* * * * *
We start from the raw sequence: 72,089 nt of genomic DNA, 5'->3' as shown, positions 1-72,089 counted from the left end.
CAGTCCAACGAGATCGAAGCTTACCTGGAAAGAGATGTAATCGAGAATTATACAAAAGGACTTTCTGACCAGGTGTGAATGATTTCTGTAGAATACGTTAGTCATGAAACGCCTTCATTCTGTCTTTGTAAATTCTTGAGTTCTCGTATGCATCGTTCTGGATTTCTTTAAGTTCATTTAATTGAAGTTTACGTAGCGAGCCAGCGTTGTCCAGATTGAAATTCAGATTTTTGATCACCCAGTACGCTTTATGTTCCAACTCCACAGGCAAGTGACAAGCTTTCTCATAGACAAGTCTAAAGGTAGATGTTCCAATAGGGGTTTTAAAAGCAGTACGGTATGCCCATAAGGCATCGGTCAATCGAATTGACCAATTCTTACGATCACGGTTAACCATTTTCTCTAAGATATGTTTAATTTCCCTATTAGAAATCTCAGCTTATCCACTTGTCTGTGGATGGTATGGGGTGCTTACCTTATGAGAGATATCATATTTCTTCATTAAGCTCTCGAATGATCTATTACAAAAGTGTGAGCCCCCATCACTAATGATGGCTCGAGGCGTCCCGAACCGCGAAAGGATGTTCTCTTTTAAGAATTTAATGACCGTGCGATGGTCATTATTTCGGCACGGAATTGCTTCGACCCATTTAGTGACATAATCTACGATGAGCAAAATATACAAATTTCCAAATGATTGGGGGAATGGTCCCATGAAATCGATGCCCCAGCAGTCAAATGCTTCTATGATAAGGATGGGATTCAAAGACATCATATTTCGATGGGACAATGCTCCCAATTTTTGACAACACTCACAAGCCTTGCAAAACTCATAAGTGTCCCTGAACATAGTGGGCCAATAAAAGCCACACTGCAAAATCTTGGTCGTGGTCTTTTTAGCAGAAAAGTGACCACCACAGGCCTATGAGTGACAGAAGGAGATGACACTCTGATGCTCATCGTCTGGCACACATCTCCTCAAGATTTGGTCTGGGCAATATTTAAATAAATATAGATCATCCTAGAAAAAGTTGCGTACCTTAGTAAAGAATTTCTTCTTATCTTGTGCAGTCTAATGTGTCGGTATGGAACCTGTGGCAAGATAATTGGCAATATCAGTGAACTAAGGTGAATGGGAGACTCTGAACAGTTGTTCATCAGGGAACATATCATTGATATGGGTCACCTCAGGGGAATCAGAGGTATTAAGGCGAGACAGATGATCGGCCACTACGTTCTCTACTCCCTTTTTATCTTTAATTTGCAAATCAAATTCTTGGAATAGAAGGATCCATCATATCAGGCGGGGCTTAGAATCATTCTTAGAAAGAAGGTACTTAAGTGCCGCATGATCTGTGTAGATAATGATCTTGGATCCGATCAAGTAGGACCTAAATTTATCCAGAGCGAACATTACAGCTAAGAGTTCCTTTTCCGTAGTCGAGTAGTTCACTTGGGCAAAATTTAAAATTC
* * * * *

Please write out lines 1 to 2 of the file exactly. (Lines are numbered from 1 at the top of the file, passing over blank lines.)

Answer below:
We start from the raw sequence: 72,089 nt of genomic DNA, 5'->3' as shown, positions 1-72,089 counted from the left end.
CAGTCCAACGAGATCGAAGCTTACCTGGAAAGAGATGTAATCGAGAATTATACAAAAGGACTTTCTGACCAGGTGTGAATGATTTCTGTAGAATACGTTAGTCATGAAACGCCTTCATTCTGTCTTTGTAAATTCTTGAGTTCTCGTATGCATCGTTCTGGATTTCTTTAAGTTCATTTAATTGAAGTTTACGTAGCGAGCCAGCGTTGTCCAGATTGAAATTCAGATTTTTGATCACCCAGTACGCTTTATGTTCCAACTCCACAGGCAAGTGACAAGCTTTCTCATAGACAAGTCTAAAGGTAGATGTTCCAATAGGGGTTTTAAAAGCAGTACGGTATGCCCATAAGGCATCGGTCAATCGAATTGACCAATTCTTACGATCACGGTTAACCATTTTCTCTAAGATATGTTTAATTTCCCTATTAGAAATCTCAGCTTATCCACTTGTCTGTGGATGGTATGGGGTGCTTACCTTATGAGAGATATCATATTTCTTCATTAAGCTCTCGAATGATCTATTACAAAAGTGTGAGCCCCCATCACTAATGATGGCTCGAGGCGTCCCGAACCGCGAAAGGATGTTCTCTTTTAAGAATTTAATGACCGTGCGATGGTCATTATTTCGGCACGGAATTGCTTCGACCCATTTAGTGACATAATCTACGATGAGCAAAATATACAAATTTCCAAATGATTGGGGGAATGGTCCCATGAAATCGATGCCCCAGCAGTCAAATGCTTCTATGATAAGGATGGGATTCAAAGACATCATATTTCGATGGGACAATGCTCCCAATTTTTGACAACACTCACAAGCCTTGCAAAACTCATAAGTGTCCCTGAACATAGTGGGCCAATAAAAGCCACACTGCAAAATCTTGGTCGTGGTCTTTTTAGCAGAAAAGTGACCACCACAGGCCTATGAGTGACAGAAGGAGATGACACTCTGATGCTCATCGTCTGGCACACATCTCCTCAAGATTTGGTCTGGGCAATATTTAAATAAATATAGATCATCCTAGAAAAAGTTGCGTACCTTAGTAAAGAATTTCTTCTTATCTTGTGCAGTCTAATGTGTCGGTATGGAACCTGTGGCAAGATAATTGGCAATATCAGTGAACTAAGGTGAATGGGAGACTCTGAACAGTTGTTCATCAGGGAACATATCATTGATATGGGTCACCTCAGGGGAATCAGAGGTATTAAGGCGAGACAGATGATCGGCCACTACGTTCTCTACTCCCTTTTTATCTTTAATTTGCAAATCAAATTCTTGGAATAGAAGGATCCATCATATCAGGCGGGGCTTAGAATCATTCTTAGAAAGAAGGTACTTAAGTGCCGCATGATCTGTGTAGATAATGATCTTGGATCCGATCAAGTAGGACCTAAATTTATCCAGAGCGAACATTACAGCTAAGAGTTCCTTTTCCGTAGTCGAGTAGTTCACTTGGGCAAAATTTAAAATTC